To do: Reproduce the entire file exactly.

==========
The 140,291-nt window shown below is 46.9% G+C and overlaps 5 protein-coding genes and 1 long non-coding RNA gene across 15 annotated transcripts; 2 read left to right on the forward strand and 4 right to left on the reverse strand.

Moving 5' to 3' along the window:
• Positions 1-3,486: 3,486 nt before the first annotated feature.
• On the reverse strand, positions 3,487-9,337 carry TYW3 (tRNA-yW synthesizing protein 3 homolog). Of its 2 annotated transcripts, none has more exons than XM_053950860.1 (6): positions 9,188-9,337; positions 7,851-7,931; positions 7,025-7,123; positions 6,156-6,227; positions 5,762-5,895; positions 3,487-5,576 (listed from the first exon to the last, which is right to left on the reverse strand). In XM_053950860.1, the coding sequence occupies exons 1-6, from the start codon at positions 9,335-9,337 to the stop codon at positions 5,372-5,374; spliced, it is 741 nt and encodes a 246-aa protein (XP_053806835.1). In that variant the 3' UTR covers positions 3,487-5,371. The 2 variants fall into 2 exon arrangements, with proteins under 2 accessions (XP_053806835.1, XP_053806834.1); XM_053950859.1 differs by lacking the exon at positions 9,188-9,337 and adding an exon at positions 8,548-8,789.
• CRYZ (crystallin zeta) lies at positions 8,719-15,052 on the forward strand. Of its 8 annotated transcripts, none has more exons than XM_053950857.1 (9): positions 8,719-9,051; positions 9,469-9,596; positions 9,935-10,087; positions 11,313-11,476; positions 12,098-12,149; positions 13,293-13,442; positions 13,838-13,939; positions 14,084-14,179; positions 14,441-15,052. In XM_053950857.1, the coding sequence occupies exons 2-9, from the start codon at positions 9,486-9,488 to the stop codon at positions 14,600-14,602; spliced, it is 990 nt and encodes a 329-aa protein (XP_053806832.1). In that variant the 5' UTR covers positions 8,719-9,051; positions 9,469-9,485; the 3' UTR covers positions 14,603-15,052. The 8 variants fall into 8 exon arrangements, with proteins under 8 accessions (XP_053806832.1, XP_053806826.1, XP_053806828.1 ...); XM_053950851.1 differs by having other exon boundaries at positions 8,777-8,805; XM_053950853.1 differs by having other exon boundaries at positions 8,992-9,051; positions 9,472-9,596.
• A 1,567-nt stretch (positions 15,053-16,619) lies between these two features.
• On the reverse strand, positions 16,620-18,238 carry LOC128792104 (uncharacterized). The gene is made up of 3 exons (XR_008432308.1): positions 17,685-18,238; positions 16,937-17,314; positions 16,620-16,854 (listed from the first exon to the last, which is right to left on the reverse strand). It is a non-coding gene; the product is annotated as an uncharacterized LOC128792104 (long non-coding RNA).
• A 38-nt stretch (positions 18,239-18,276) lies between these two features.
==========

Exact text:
The 140,291-nt window shown below is 46.9% G+C and overlaps 5 protein-coding genes and 1 long non-coding RNA gene across 15 annotated transcripts; 2 read left to right on the forward strand and 4 right to left on the reverse strand.

Moving 5' to 3' along the window:
• Positions 1-3,486: 3,486 nt before the first annotated feature.
• On the reverse strand, positions 3,487-9,337 carry TYW3 (tRNA-yW synthesizing protein 3 homolog). Of its 2 annotated transcripts, none has more exons than XM_053950860.1 (6): positions 9,188-9,337; positions 7,851-7,931; positions 7,025-7,123; positions 6,156-6,227; positions 5,762-5,895; positions 3,487-5,576 (listed from the first exon to the last, which is right to left on the reverse strand). In XM_053950860.1, the coding sequence occupies exons 1-6, from the start codon at positions 9,335-9,337 to the stop codon at positions 5,372-5,374; spliced, it is 741 nt and encodes a 246-aa protein (XP_053806835.1). In that variant the 3' UTR covers positions 3,487-5,371. The 2 variants fall into 2 exon arrangements, with proteins under 2 accessions (XP_053806835.1, XP_053806834.1); XM_053950859.1 differs by lacking the exon at positions 9,188-9,337 and adding an exon at positions 8,548-8,789.
• CRYZ (crystallin zeta) lies at positions 8,719-15,052 on the forward strand. Of its 8 annotated transcripts, none has more exons than XM_053950857.1 (9): positions 8,719-9,051; positions 9,469-9,596; positions 9,935-10,087; positions 11,313-11,476; positions 12,098-12,149; positions 13,293-13,442; positions 13,838-13,939; positions 14,084-14,179; positions 14,441-15,052. In XM_053950857.1, the coding sequence occupies exons 2-9, from the start codon at positions 9,486-9,488 to the stop codon at positions 14,600-14,602; spliced, it is 990 nt and encodes a 329-aa protein (XP_053806832.1). In that variant the 5' UTR covers positions 8,719-9,051; positions 9,469-9,485; the 3' UTR covers positions 14,603-15,052. The 8 variants fall into 8 exon arrangements, with proteins under 8 accessions (XP_053806832.1, XP_053806826.1, XP_053806828.1 ...); XM_053950851.1 differs by having other exon boundaries at positions 8,777-8,805; XM_053950853.1 differs by having other exon boundaries at positions 8,992-9,051; positions 9,472-9,596.
• A 1,567-nt stretch (positions 15,053-16,619) lies between these two features.
• On the reverse strand, positions 16,620-18,238 carry LOC128792104 (uncharacterized). The gene is made up of 3 exons (XR_008432308.1): positions 17,685-18,238; positions 16,937-17,314; positions 16,620-16,854 (listed from the first exon to the last, which is right to left on the reverse strand). It is a non-coding gene; the product is annotated as an uncharacterized LOC128792104 (long non-coding RNA).
• A 38-nt stretch (positions 18,239-18,276) lies between these two features.